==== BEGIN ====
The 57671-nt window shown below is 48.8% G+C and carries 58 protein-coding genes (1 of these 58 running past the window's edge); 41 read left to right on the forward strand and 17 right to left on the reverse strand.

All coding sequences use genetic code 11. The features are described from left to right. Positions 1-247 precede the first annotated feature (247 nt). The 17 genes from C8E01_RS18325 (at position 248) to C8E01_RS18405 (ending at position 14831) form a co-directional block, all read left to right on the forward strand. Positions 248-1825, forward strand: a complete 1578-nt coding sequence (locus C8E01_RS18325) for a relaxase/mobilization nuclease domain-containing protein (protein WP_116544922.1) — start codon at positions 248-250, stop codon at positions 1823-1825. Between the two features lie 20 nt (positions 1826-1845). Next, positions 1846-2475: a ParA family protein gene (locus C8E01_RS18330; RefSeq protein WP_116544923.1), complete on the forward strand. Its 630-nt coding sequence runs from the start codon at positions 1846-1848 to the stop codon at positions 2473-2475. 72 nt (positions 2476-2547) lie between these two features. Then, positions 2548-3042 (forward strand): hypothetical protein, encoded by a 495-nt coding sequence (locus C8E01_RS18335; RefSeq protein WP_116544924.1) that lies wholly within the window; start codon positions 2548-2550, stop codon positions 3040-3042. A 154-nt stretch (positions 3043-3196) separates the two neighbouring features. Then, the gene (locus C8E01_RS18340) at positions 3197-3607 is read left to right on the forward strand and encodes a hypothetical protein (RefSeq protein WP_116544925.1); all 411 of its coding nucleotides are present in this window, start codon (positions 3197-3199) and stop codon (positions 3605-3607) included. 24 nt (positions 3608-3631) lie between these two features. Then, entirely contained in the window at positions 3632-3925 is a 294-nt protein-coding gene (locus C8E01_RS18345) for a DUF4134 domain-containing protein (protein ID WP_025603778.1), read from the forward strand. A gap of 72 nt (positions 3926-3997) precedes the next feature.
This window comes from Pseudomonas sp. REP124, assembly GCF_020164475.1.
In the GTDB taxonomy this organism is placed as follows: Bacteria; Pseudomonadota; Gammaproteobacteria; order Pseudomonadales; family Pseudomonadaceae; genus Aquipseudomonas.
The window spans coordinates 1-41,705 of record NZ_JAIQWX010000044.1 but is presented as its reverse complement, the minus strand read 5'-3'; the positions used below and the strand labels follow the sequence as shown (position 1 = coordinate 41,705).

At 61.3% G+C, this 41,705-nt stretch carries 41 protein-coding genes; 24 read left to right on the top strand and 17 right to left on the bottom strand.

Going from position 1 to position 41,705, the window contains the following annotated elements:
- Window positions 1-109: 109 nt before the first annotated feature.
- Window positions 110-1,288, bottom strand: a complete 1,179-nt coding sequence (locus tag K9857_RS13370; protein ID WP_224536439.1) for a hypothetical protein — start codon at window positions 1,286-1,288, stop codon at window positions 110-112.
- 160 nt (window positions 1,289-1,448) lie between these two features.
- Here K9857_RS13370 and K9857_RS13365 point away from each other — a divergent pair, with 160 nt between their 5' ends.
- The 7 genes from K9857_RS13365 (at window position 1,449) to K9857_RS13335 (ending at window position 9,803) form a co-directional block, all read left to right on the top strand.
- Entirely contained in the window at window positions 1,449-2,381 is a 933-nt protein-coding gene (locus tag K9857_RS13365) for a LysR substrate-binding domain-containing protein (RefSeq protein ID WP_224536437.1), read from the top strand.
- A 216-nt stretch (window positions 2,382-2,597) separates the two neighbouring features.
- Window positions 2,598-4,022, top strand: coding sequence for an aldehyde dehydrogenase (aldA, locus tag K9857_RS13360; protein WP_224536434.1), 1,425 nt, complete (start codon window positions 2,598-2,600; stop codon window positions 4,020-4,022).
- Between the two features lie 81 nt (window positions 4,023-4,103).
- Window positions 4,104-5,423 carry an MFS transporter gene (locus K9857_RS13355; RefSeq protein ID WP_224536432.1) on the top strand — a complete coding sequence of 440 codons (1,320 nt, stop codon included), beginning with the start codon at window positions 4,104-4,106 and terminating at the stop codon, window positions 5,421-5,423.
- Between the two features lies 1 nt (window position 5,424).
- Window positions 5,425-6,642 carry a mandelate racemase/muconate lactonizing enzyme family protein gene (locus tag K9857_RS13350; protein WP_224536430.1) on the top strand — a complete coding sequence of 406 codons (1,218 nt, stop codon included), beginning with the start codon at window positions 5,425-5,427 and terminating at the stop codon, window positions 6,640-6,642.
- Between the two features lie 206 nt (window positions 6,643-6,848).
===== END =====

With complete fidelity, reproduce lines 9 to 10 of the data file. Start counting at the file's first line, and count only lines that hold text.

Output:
- Window positions 110-1,288, bottom strand: a complete 1,179-nt coding sequence (locus tag K9857_RS13370; protein ID WP_224536439.1) for a hypothetical protein — start codon at window positions 1,286-1,288, stop codon at window positions 110-112.
- 160 nt (window positions 1,289-1,448) lie between these two features.